Research article

Identification of a novel neuroligin in humans which binds to PSD-95 and has a widespread expression

Marc F. BOLLIGER, Karl FREI, Kaspar H. WINTERHALTER, Sergio M. GLOOR

Abstract

Neuroligins, first discovered in rat brain, form a family of three synaptically enriched membrane proteins. Using reverse transcription–PCR of human brain polyadenylated RNA and extensive database searches, we identified the human homologues of the three rat neuroligins and a cDNA encoding a fourth member, which we named neuroligin 4. Neuroligin 4has 63–73% amino acid identity with the other members of the human neuroligin family, and the same predicted domain structure. DNA database analyses, furthermore, indicated that a possible fifth neuroligin gene may be present in the human genome. Northern-blot analysis revealed expression of neuroligin 4 in heart, liver, skeletal muscle and pancreas, but barely at all in brain. Overexpression of neuroligin 4 cDNA in COS-7 cells led to the production of a 110kDa protein. Immunofluorescence analysis demonstrated that the protein was integrated into the plasma membrane. Overexpression of cDNAs encoding neuroligin 4 and the PDZ-domain protein, PSD-95, in COS-7 cells resulted in the formation of detergent-resistant complexes. Neuroligin 4 did not bind to ZO-1, another PDZ-domain protein. Together, our data show that the human neuroligin family is composed of at least one additional member, and suggest that neuroligin 4 may also be produced outside the central nervous system.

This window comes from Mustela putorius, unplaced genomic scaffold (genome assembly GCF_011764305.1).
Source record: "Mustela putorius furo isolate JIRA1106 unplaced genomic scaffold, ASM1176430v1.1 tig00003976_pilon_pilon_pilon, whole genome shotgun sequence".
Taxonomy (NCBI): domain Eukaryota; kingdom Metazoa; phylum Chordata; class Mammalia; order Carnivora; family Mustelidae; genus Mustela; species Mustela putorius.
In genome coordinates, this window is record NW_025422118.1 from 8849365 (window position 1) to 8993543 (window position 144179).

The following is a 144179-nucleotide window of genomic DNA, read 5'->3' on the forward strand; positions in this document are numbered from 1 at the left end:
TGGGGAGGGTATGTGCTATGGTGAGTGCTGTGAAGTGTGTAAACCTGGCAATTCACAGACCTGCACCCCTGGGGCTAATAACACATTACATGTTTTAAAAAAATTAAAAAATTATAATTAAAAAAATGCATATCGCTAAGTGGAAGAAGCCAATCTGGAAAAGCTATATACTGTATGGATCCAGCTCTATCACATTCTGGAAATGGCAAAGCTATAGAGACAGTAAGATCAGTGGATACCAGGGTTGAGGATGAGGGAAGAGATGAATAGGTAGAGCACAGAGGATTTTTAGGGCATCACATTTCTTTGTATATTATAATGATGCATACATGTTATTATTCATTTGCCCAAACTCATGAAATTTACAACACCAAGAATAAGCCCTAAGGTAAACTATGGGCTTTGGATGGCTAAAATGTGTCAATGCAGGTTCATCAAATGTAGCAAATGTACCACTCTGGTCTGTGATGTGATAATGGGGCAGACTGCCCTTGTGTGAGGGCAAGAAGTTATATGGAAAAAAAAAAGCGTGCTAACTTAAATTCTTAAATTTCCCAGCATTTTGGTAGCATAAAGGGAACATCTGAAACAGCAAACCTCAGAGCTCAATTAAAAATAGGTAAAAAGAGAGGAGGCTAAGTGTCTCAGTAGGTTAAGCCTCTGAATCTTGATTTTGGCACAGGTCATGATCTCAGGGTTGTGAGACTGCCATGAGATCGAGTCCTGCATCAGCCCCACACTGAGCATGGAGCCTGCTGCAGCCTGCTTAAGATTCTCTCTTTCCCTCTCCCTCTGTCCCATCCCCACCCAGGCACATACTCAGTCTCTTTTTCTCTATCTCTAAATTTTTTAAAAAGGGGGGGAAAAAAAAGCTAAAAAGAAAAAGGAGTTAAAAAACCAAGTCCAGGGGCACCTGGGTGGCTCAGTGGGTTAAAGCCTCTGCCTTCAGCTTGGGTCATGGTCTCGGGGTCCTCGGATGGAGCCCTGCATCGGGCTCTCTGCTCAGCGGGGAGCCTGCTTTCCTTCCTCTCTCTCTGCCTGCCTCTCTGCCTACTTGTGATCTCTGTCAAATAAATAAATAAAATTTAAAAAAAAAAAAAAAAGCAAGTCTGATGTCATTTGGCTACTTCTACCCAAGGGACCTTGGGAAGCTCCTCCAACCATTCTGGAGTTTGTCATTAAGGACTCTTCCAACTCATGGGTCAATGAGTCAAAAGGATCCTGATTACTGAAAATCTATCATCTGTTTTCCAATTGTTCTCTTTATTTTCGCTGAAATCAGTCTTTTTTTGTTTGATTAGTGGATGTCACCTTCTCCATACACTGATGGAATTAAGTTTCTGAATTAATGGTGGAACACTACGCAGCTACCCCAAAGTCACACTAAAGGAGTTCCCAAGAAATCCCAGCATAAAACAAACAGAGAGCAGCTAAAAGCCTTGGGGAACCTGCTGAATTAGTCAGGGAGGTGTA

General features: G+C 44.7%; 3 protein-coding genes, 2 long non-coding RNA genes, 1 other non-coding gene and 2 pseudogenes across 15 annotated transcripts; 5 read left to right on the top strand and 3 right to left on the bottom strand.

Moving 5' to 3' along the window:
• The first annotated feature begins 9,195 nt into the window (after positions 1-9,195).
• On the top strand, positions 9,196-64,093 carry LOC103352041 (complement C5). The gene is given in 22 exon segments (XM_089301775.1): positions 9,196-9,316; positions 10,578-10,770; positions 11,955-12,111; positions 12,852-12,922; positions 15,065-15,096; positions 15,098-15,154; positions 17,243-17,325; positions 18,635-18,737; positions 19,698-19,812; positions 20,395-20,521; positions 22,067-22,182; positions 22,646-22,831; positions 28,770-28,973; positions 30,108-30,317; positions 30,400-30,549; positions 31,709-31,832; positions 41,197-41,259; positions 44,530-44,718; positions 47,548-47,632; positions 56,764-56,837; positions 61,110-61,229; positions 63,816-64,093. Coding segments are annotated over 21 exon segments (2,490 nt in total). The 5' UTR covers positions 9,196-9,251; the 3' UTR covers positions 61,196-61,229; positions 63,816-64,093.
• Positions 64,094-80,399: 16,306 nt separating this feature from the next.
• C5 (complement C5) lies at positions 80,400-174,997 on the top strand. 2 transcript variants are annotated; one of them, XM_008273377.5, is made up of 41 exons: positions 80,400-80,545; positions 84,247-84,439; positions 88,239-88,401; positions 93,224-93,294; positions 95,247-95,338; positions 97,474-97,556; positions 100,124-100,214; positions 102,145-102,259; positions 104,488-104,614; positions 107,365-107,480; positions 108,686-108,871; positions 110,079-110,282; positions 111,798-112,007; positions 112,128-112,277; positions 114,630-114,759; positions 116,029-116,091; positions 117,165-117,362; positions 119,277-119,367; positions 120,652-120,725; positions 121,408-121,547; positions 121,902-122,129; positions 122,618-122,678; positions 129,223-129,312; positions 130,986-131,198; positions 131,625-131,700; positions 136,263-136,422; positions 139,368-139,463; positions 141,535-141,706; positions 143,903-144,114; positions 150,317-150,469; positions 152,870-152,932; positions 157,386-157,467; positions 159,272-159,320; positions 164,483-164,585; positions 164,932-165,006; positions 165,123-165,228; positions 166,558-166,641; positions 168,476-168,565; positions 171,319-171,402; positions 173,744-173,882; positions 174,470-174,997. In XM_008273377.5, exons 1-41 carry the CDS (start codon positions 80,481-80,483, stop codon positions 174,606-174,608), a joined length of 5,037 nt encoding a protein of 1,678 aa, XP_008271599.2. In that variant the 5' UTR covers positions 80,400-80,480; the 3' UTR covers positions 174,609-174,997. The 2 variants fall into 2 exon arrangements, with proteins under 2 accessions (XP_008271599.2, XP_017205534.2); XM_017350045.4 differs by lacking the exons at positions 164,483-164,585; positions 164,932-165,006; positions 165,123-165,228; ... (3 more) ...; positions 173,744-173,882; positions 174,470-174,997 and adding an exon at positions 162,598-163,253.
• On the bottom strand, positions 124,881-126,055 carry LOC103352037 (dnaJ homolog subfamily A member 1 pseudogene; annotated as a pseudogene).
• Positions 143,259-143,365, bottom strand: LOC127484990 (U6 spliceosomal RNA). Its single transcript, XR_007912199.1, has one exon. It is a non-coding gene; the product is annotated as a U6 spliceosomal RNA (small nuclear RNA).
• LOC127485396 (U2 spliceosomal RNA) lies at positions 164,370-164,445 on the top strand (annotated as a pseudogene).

• cell adhesion
  • expressed sequence tag sequences
  • PDZ domain
  • synapse

Footnotes

  • 1 Present address: Biochemical Institute, University of Zürich, CH-8057 Zürich, Switzerland.

  • Abbreviations used: EST, expressed sequence tag; RT–PCR, reverse transcription–PCR.